I had a lot of fun putting this story together.  Tanya is producing gorgeous artwork to illustrate the books, once  she’s completed the artwork I’ll round off the story and hopefully ‘Dance Of The Dolls’ will be published in the next few months.  We have plans for a further two books together, again based on Tanya’s dolls.

‘Raincoats & Sunglasses’, still in a very early phase, is about three characters searching for love, joy & peace.  The characters know each other and their stories intertwine throughout the book. 
I might try writing in tea shops for this book…


What would be your three top tips for anyone who wants to write Young Adult Books

I’m actually only going to give you one tip, because I think this is really key:

Writing for young adults can feel challenging as we know we HAVE to be relevant.  Most of us writers are a few years beyond young adulthood, and so we worry that what we have to say won’t be relevant for this generation.  A real encouragement for me was having readers from ages 12 to 70 tell me they could identify with the What If? characters, that the book captured what it was like to be at high school, how they could remember thinking and experiencing similar things.  So even though each generation can seem so very different, at the end of the day we’ve all worked through the same thoughts/feelings/issues, the ‘internals’ are pretty much the same, it’s just the ‘externals’ that look different.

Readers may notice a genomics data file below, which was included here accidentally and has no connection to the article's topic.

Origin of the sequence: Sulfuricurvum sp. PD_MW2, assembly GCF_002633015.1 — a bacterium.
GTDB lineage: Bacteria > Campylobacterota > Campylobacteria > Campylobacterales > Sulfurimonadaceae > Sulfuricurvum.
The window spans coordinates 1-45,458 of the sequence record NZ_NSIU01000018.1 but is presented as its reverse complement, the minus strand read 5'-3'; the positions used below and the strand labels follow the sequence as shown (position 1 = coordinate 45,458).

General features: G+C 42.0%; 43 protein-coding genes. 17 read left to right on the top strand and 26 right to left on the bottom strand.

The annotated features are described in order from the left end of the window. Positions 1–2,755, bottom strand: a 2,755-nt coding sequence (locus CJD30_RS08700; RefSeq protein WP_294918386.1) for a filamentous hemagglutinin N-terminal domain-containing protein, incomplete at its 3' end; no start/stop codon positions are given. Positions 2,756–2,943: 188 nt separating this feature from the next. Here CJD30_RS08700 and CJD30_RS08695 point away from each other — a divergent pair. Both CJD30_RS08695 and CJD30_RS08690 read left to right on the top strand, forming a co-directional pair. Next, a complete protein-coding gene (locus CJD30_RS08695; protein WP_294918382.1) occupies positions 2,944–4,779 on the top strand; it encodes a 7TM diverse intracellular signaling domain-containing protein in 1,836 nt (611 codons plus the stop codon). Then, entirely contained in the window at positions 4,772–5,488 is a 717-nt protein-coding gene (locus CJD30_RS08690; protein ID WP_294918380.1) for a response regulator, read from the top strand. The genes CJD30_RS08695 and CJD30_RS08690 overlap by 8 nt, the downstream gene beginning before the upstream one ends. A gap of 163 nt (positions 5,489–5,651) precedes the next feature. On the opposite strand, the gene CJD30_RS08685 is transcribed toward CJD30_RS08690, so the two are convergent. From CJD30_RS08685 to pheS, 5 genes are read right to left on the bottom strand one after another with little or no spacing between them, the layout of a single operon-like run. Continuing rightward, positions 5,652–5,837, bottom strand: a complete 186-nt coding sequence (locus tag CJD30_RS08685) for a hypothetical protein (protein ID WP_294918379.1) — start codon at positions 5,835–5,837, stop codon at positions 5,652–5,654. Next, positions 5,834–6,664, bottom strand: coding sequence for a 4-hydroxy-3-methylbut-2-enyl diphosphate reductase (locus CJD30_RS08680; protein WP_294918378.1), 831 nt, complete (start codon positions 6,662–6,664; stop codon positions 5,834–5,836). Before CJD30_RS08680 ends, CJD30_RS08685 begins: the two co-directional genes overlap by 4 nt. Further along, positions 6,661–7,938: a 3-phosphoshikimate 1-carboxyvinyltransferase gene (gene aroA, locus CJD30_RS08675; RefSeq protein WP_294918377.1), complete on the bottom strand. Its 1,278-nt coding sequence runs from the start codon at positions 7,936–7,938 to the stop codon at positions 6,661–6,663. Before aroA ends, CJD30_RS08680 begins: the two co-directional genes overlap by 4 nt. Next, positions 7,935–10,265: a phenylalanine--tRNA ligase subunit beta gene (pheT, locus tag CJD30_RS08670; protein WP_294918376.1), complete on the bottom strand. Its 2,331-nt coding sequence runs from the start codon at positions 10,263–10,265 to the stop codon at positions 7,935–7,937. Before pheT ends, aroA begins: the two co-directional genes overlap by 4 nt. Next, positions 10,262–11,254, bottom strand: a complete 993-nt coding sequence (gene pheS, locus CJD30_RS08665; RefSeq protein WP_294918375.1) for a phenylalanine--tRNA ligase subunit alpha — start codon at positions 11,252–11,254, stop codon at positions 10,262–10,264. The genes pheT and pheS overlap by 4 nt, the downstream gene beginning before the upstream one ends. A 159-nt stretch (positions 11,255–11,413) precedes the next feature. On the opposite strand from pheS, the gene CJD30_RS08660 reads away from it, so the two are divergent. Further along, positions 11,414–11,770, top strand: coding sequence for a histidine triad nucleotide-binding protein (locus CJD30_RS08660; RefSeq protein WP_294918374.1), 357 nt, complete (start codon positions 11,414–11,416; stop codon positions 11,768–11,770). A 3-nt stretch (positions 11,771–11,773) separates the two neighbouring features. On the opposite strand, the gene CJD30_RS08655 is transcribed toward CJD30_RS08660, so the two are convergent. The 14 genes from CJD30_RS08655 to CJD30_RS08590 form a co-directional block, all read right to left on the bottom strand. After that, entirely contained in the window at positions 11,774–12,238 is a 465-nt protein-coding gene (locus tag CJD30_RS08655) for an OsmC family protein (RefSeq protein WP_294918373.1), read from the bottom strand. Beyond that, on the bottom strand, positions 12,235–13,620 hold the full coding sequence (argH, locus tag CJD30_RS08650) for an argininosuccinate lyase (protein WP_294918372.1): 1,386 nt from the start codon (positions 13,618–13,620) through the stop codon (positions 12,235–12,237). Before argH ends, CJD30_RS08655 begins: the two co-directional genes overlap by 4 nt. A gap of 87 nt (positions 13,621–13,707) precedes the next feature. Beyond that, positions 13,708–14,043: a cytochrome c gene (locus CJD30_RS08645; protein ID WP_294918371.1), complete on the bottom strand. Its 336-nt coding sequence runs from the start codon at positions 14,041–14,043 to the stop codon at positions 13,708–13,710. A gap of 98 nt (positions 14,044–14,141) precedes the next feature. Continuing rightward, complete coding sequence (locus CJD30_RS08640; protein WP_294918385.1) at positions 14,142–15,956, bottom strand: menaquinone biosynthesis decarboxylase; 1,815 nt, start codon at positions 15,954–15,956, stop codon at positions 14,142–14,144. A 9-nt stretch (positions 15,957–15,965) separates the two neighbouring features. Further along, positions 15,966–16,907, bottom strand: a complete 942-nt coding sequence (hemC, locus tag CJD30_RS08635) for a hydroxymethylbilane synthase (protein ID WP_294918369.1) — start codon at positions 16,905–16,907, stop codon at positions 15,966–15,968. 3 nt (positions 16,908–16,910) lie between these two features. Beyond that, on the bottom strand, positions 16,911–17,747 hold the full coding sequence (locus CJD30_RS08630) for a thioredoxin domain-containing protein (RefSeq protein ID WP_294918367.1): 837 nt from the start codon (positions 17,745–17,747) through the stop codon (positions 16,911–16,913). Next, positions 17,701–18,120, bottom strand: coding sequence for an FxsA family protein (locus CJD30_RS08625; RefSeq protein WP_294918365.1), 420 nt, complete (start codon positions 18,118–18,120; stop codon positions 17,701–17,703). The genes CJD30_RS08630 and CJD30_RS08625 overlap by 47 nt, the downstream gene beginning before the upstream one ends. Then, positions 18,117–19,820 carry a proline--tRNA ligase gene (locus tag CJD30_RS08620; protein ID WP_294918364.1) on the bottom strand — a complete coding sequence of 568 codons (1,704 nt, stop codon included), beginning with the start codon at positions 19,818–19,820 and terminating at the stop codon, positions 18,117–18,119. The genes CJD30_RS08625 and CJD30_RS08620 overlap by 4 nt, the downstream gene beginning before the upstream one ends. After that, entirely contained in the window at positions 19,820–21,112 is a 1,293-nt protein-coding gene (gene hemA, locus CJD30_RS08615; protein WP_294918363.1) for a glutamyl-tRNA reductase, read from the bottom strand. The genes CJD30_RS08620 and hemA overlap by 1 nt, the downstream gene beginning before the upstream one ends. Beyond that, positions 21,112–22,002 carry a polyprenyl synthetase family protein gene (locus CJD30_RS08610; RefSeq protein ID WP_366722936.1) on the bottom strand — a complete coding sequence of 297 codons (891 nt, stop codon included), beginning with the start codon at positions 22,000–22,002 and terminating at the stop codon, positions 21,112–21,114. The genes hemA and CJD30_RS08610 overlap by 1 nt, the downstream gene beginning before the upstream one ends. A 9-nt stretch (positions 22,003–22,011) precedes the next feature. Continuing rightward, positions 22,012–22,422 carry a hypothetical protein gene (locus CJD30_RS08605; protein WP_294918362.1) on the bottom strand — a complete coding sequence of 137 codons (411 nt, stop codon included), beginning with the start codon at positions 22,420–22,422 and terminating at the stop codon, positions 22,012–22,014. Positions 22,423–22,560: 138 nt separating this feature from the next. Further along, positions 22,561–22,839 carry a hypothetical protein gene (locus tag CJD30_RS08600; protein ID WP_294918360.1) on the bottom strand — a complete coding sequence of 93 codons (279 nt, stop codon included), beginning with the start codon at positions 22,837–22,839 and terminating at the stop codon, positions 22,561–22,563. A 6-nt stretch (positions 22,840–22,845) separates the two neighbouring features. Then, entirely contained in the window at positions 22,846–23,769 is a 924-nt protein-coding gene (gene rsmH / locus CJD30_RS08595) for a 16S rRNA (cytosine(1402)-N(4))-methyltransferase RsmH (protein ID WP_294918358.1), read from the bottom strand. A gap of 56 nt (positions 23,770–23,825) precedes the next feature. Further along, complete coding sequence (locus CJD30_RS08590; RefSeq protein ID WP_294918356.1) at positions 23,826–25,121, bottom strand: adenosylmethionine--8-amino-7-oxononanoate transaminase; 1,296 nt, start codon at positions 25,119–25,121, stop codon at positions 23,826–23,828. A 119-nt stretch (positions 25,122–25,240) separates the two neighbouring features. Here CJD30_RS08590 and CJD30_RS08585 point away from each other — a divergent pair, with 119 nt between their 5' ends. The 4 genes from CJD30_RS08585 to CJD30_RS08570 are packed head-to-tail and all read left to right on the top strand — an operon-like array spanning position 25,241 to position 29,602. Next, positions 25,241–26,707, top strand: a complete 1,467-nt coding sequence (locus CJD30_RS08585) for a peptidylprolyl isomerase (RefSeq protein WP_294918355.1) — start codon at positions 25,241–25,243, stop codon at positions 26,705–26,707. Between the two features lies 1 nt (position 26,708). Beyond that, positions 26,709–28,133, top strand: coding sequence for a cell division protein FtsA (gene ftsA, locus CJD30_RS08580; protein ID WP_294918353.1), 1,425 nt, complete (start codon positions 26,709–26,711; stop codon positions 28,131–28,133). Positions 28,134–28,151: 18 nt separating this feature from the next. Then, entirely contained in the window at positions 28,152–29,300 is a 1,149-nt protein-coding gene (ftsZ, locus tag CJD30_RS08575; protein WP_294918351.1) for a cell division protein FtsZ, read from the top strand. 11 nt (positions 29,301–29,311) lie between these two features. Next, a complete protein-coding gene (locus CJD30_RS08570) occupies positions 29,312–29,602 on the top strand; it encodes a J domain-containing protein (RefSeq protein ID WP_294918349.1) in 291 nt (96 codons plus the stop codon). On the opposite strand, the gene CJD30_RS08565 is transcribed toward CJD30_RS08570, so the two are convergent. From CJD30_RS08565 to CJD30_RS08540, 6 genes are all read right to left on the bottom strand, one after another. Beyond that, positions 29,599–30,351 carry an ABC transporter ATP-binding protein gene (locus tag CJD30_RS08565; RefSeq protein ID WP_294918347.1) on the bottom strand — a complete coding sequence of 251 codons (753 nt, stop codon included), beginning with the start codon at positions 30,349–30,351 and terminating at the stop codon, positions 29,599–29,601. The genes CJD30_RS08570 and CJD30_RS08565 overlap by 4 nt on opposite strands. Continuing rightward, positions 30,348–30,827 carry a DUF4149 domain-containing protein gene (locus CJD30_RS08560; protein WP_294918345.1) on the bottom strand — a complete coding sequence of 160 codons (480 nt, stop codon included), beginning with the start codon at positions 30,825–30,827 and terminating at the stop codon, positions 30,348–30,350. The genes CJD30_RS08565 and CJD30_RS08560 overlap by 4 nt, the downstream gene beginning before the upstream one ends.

You can find out more about me and my writing at:


4 comments:

  1. I'm with you on the notes on my phone and writing on my bed - thought it was me being odd! I love reading these insights into members - when I did my family tree I found my grandad came from Paisley :)

    ReplyDelete
    Replies
    1. Thanks Tania, fun to hear back that you have the same writing places as me. And if you're ever up in Paisley to find out more about your grandad give me a shout ;-)
      Caroline

      Delete
  2. Ha! I was just thinking the same about the "typical writing day" and the one day a week and notes on phone when I'm trying to go to sleep! (Oh, and I love Western Scotland and would love to visit Canada.) Good to hear your story.

    ReplyDelete
    Replies
    1. Thanks Ellie, again good to hear from other writers with similar experiences. Canada is amazing and I'd definitely recommend it - I've been as far east as Prince Edward Island (so I could go to Green Gables! one of my favourite book series) and as far west as Vancouver Island - and I've loved everywhere I've been there.

      Delete